Much has been made of the UK music scene’s influence on Drake. We know he’s a Skepta fan, and he listens to Section Boyz and the occasional Sneakbo freestyles, but there is another key icon in British music that Drake is not associated with enough. Craig David.
Craig David was Drake before Drake was Drake! Now, when I said this in more harsh words on Twitter, I seemed to have upset a few Drake fans who regarded my statement as “nonsense”. In this article I make an attempt to elaborate on this theory further.
Said it before. Drake based his sounds on the Godfather that is @CraigDavid
— SpotlightFirst.Com (@SpotlightFirst) September 12, 2015
Drake is often said to have developed his sounds from Kanye West’s ‘808s and Heartbreaks’ album. Whilst I don’t disagree with this, I do believe one of his other major influence is UK R&B singer Craig David.
“On my Craig David sh*t, the Artful Dodger” Drake raps on 2007’s ‘Closer’ taken off Comeback Season mixtape.
Craig David was a teenage pop prodigy, who was well decorated with critical acclaim, multiple awards wins and grammy award nominations. His debut album ‘Born To Do It’ (released in August 2000) sold an astonishing seven million copies worldwide, including more than a million in the US. His first two singles, ‘Fill Me In’ and ‘Seven Days’, capped a trio of UK No.1’s, following his 1999 smash hit with Artful Dodger, titled ‘Re-Rewind‘.
Getting the obvious comparisons out of the way first, both Drake and Craig David’s parents separated when they were kids and they were both raised by their Jewish mothers. Both artists were born outside of the U.S and have gone on to reach international fame and success.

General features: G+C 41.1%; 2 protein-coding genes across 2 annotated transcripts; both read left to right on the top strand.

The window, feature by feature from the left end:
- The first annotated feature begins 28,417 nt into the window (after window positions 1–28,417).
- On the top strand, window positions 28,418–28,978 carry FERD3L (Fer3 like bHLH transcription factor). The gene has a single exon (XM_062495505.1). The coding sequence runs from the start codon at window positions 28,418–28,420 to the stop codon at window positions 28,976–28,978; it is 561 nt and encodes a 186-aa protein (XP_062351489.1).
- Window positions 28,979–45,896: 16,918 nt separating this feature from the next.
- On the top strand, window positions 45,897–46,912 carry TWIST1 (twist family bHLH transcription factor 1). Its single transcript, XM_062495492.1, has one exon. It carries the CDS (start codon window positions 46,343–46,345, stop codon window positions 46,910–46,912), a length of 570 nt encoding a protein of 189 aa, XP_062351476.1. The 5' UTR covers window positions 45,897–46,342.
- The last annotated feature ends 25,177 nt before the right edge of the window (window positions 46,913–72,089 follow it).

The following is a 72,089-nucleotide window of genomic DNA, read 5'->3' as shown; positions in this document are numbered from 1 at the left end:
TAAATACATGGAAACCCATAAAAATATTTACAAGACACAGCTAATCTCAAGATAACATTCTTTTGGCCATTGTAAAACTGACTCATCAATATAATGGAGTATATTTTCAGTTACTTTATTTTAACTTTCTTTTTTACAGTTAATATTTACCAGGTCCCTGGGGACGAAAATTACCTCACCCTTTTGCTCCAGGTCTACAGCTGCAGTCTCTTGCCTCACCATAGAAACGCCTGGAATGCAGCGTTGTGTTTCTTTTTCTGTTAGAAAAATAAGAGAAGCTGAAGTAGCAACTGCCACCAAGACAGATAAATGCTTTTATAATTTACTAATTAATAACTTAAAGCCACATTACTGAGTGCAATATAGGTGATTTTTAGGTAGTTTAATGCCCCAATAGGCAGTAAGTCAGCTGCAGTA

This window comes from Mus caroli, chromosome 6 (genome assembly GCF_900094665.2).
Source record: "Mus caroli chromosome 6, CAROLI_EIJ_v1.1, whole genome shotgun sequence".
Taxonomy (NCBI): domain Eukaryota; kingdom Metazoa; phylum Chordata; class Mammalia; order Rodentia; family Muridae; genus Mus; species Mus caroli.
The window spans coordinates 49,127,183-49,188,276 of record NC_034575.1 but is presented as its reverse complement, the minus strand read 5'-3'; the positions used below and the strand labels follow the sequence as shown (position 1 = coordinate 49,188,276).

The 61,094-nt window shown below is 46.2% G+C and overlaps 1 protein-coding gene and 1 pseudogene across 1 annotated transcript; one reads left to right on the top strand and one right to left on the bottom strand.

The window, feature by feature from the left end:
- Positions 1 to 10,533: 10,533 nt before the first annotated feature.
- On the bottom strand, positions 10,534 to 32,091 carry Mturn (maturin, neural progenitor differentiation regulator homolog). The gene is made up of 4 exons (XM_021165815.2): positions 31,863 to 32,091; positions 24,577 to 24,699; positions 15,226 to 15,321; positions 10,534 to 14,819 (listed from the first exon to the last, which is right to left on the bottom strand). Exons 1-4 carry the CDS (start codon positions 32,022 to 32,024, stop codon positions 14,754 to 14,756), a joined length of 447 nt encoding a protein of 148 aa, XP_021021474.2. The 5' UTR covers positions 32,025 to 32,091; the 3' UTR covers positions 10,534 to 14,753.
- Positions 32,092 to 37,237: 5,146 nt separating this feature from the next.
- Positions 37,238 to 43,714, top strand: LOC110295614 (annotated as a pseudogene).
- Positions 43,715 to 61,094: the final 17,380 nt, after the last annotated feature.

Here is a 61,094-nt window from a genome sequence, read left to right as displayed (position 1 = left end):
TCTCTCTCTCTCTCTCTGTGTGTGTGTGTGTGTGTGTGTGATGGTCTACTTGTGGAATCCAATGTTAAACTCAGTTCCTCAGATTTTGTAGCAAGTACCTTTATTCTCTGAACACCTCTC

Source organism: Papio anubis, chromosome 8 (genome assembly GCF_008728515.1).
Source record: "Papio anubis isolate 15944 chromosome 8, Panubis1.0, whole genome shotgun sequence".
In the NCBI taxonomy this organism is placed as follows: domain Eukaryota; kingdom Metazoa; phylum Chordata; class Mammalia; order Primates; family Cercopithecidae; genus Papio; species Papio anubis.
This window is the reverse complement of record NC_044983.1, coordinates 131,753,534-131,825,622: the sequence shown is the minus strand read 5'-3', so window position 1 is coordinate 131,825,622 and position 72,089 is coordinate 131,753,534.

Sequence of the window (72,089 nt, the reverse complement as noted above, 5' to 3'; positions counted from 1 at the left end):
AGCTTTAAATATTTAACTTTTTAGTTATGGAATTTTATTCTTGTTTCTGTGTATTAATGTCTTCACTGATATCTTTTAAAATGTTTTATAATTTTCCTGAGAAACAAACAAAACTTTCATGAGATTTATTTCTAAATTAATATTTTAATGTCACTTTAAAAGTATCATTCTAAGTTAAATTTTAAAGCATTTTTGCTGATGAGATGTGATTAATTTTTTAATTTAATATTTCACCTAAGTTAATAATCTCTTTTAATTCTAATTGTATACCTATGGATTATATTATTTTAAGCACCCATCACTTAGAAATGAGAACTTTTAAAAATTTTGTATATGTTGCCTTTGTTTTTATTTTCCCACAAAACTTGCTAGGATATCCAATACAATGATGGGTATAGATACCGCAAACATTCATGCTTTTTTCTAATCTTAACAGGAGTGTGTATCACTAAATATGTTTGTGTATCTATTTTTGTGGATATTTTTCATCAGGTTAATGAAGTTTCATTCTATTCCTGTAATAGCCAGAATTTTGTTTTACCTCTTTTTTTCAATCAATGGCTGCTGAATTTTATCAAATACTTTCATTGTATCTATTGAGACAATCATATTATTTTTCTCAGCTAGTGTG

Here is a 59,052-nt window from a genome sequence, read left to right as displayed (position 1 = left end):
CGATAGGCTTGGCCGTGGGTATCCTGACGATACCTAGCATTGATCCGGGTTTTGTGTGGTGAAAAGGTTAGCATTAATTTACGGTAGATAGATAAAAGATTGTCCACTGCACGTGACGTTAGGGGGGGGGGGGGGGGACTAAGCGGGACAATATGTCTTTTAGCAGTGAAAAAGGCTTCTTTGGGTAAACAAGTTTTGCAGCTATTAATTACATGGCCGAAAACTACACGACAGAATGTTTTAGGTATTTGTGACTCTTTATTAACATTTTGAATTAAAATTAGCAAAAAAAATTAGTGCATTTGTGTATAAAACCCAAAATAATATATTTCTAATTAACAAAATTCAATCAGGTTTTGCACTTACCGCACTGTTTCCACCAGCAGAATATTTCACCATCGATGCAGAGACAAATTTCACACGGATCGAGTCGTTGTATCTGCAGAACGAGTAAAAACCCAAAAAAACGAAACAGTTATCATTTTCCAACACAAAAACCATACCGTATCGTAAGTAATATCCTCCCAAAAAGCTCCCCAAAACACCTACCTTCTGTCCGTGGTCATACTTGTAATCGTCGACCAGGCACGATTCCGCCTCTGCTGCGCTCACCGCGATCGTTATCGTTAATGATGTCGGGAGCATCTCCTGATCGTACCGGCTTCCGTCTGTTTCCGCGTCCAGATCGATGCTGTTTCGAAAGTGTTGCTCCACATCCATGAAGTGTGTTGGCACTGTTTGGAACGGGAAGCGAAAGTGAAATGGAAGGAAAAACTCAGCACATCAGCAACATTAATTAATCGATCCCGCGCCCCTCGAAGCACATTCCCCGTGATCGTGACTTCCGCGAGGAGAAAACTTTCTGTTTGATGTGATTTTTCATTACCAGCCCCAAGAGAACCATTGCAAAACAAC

Aside from Drake being mistaken as Craig David at this year’s Wimbledon Tournament, Drake’s singing style is pretty similar too. Drake is often quoted as a singing rapper or a rapper that sings. Born To Do It, Craig David is noted for perfecting the sounds of rap song flows. His vocal style was once quoted as “a quick rat-a-tat rap smoothed out on the R&B tip” a very good example of this is the single ‘Fill Me In’ , similar singing cadence can be found throughout Drake’s more R&B focused discography. Singles like the aforementioned ‘Fill Me In’ and ‘7 days’ show David’s impressive song-writing abilities and effortless melodic story-telling lyrics. This can also be seen in Drake’s earlier singles such as ‘Best I ever Had’ and ‘Karaoke’.
On songs such as the Rihanna assisted ‘Take Care’ and ‘The Real Her’ There are many moments in these songs if you listen clearly that you could imagine these being the works of Craig David.
In terms of vocal tone, Drake definitely owes Craig David a lot of his style. Where these two differ is the vocal capabilities. “David has a genuinely remarkable vocal style, displaying a luxurious tone and athletic flexibility of a kind rarely heard” declared music critic Neil McCor-mick of London’s Telegraph newspaper, whereas Drake is more studio manufactured.
Overall, the Drake and Craig David influence seems pretty clear. Their similarities go beyond their delicate harmonies and physical attributes. David and Drake have both gone on to set trends in the music industry. Craig David’s musical legacy has often been downplayed, but he helped to break barriers for UK urban artist. David made music true to himself that was British and urban and charted successfully. Drake has shaken off the shackles of bravado and masculinity in music by laying his emotions bare. Drake was initially mocked for being “soft” but he is now one of the most popular artists in the world.
Words by @ClubTolu